One of my favorite things about living on the outskirts of DC is turning my back on the city and traveling down back roads through tall trees and deep underbrush as hot, muggy days turn into warm humid nights. The air is heavy with earth, grass, and water, and fireflies blaze valiantly in the immediate sky. Thursday night, I dove into the magic of the early summer night and made my way to Glen Echo for some blues dancing.
Glen Echo was an amusement park dating from the early 1900’s and is now used as an educational facility for arts, dance, and other cultural pursuits. Maintained by a non-profit organization, the park is in amazing condition, and I’ve been swing dancing there many times during the years. But Thursday I was in the mood for the blues. I parked my car, crossed the footbridge into the park, and made my way past carousel, the crystal pool, and the bumper car pavilion to get to the Spanish ballroom.
The blues dancing, hosted by Capital Blues, was in a long, narrow room behind the ballroom and had a fantastic floor. There is a beginner lesson that starts at 8:30 pm and the dancing goes from 9:00 – 11:30 pm. Several DJs took turns throughout the night and the room quickly filled up with people without ever feeling crowded. Having been out of the scene for so long, I was surprised to see two familiar faces. Two older men who terrorize their partners with movements and wandering hands that hint of obscene desires. I long ago learned the danger of pity and turn away from their outstretched hands without any pangs of regret.
In almost every dance scene there is a small circle of dancers who will only dance with people they know, forming a clique that is almost impossible to break into. I hope they do it unconsciously out of a desire for familiarity and security, not out of a distaste for newbies. Thursday, most of the dancers were incredibly generous, dancing with a wide variety of people and having fun with the dancing. No one was taking themselves too seriously.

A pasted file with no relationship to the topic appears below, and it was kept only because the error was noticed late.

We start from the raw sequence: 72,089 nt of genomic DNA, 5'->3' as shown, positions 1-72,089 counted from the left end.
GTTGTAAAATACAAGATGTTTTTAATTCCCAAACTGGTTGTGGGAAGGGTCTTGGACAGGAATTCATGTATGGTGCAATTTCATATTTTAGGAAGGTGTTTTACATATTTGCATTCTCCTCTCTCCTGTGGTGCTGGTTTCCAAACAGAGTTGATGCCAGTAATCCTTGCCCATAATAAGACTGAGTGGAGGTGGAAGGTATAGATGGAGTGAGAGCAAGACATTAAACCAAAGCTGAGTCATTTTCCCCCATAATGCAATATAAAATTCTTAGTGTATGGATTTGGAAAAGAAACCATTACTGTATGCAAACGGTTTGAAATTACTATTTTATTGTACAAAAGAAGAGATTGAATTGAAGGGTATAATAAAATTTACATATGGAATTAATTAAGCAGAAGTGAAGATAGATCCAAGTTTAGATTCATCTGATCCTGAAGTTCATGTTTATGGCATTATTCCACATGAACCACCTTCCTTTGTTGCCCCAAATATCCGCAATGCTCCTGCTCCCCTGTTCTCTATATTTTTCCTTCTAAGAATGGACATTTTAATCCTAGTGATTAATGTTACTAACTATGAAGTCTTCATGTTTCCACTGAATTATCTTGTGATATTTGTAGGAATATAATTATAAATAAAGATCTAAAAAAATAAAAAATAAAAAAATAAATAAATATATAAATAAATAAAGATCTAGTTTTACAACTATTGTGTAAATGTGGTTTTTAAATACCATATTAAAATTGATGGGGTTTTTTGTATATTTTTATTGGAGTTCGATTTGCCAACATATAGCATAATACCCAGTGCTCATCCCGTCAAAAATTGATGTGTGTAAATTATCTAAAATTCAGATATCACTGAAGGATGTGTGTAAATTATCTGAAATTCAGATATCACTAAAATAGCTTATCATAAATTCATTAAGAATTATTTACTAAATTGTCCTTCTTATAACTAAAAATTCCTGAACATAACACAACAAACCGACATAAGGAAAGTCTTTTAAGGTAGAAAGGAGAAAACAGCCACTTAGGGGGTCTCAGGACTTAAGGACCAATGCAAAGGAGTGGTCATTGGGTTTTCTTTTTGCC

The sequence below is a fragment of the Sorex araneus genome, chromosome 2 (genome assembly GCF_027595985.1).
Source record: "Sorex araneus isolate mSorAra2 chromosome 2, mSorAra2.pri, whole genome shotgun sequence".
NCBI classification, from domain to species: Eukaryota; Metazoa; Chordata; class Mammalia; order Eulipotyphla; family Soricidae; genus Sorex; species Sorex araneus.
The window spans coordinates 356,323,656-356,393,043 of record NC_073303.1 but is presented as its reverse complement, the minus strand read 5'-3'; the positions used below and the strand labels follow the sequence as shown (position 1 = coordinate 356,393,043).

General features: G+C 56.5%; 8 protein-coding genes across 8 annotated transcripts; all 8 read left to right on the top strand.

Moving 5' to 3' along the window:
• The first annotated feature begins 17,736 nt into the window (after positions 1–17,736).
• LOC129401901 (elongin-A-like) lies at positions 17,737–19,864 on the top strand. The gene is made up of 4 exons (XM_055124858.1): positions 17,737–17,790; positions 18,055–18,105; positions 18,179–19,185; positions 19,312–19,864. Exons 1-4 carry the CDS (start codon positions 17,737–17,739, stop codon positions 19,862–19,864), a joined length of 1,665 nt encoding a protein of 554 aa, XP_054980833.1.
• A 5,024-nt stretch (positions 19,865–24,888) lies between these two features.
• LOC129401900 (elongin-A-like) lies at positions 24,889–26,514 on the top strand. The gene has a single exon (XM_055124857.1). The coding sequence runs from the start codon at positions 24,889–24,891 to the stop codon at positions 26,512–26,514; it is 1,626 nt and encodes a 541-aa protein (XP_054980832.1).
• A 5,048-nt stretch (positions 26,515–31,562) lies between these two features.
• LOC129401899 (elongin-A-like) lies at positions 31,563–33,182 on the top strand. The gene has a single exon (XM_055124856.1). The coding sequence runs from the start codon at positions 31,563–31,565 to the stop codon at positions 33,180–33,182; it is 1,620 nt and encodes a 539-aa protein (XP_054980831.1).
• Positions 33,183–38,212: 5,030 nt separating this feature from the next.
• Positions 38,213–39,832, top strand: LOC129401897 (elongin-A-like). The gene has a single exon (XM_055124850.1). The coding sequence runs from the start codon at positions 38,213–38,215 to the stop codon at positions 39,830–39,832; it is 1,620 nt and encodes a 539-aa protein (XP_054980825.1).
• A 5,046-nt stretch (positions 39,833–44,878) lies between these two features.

I had forgotten how much I love blues dancing, the way you can have a wordless conversation with your partner through your fingertips, your stomach, your thighs. On the dimly lit dance floor, the music grips all of us with its magic. As the hours drag on, our hands get softer, our heads start leaning against each other, and it’s easier to surrender to the music.
And then abruptly, the lights go up, and we blink at each other as though waking from a dream, we laugh and change our shoes, wave goodbye and head our separate ways into the dark night. But we know we’ll be back next week and the week after that and the week after that. Because the release we find on that floor, in each other’s arms, is an addiction we just can’t kick.